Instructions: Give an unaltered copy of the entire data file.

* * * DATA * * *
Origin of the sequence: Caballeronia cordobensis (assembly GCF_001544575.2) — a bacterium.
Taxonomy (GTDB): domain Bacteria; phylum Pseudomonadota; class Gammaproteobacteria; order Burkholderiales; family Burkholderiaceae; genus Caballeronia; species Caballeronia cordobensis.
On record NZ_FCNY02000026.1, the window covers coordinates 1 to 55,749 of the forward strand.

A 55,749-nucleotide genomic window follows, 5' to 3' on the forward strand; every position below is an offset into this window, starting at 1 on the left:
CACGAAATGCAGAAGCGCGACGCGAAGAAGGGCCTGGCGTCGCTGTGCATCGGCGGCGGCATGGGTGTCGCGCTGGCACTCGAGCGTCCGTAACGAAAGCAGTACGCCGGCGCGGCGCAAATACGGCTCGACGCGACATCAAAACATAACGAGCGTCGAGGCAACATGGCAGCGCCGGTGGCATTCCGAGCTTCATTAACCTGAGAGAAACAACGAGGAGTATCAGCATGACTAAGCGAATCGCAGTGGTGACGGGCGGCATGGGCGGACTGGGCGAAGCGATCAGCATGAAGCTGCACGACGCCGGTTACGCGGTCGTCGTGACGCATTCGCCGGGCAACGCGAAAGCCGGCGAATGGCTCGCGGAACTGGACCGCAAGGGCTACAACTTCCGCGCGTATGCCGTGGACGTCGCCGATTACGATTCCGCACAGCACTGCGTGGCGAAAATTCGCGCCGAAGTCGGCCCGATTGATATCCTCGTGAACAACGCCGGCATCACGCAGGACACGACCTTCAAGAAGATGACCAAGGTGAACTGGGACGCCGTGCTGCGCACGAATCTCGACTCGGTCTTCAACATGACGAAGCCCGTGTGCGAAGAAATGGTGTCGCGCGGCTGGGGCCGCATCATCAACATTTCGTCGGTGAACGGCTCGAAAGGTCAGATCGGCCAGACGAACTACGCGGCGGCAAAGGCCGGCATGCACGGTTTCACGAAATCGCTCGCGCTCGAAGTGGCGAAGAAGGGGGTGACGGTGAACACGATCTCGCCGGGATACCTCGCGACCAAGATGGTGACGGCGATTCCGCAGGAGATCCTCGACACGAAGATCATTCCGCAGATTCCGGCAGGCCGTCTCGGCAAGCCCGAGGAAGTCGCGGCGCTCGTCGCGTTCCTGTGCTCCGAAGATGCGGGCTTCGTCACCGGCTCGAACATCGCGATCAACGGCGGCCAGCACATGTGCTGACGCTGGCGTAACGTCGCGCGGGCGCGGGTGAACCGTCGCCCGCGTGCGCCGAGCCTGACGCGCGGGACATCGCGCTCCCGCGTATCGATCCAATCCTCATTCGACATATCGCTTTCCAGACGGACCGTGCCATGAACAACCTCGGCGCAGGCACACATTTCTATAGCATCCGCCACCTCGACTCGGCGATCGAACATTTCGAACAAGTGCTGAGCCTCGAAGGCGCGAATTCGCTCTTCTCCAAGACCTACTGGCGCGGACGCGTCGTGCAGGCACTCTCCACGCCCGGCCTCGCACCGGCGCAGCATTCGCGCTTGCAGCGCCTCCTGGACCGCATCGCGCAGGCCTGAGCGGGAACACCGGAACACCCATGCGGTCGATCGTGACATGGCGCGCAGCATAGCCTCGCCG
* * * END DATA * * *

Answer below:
Origin of the sequence: Caballeronia cordobensis (assembly GCF_001544575.2) — a bacterium.
Taxonomy (GTDB): domain Bacteria; phylum Pseudomonadota; class Gammaproteobacteria; order Burkholderiales; family Burkholderiaceae; genus Caballeronia; species Caballeronia cordobensis.
On record NZ_FCNY02000026.1, the window covers coordinates 1 to 55,749 of the forward strand.

A 55,749-nucleotide genomic window follows, 5' to 3' on the forward strand; every position below is an offset into this window, starting at 1 on the left:
CACGAAATGCAGAAGCGCGACGCGAAGAAGGGCCTGGCGTCGCTGTGCATCGGCGGCGGCATGGGTGTCGCGCTGGCACTCGAGCGTCCGTAACGAAAGCAGTACGCCGGCGCGGCGCAAATACGGCTCGACGCGACATCAAAACATAACGAGCGTCGAGGCAACATGGCAGCGCCGGTGGCATTCCGAGCTTCATTAACCTGAGAGAAACAACGAGGAGTATCAGCATGACTAAGCGAATCGCAGTGGTGACGGGCGGCATGGGCGGACTGGGCGAAGCGATCAGCATGAAGCTGCACGACGCCGGTTACGCGGTCGTCGTGACGCATTCGCCGGGCAACGCGAAAGCCGGCGAATGGCTCGCGGAACTGGACCGCAAGGGCTACAACTTCCGCGCGTATGCCGTGGACGTCGCCGATTACGATTCCGCACAGCACTGCGTGGCGAAAATTCGCGCCGAAGTCGGCCCGATTGATATCCTCGTGAACAACGCCGGCATCACGCAGGACACGACCTTCAAGAAGATGACCAAGGTGAACTGGGACGCCGTGCTGCGCACGAATCTCGACTCGGTCTTCAACATGACGAAGCCCGTGTGCGAAGAAATGGTGTCGCGCGGCTGGGGCCGCATCATCAACATTTCGTCGGTGAACGGCTCGAAAGGTCAGATCGGCCAGACGAACTACGCGGCGGCAAAGGCCGGCATGCACGGTTTCACGAAATCGCTCGCGCTCGAAGTGGCGAAGAAGGGGGTGACGGTGAACACGATCTCGCCGGGATACCTCGCGACCAAGATGGTGACGGCGATTCCGCAGGAGATCCTCGACACGAAGATCATTCCGCAGATTCCGGCAGGCCGTCTCGGCAAGCCCGAGGAAGTCGCGGCGCTCGTCGCGTTCCTGTGCTCCGAAGATGCGGGCTTCGTCACCGGCTCGAACATCGCGATCAACGGCGGCCAGCACATGTGCTGACGCTGGCGTAACGTCGCGCGGGCGCGGGTGAACCGTCGCCCGCGTGCGCCGAGCCTGACGCGCGGGACATCGCGCTCCCGCGTATCGATCCAATCCTCATTCGACATATCGCTTTCCAGACGGACCGTGCCATGAACAACCTCGGCGCAGGCACACATTTCTATAGCATCCGCCACCTCGACTCGGCGATCGAACATTTCGAACAAGTGCTGAGCCTCGAAGGCGCGAATTCGCTCTTCTCCAAGACCTACTGGCGCGGACGCGTCGTGCAGGCACTCTCCACGCCCGGCCTCGCACCGGCGCAGCATTCGCGCTTGCAGCGCCTCCTGGACCGCATCGCGCAGGCCTGAGCGGGAACACCGGAACACCCATGCGGTCGATCGTGACATGGCGCGCAGCATAGCCTCGCCG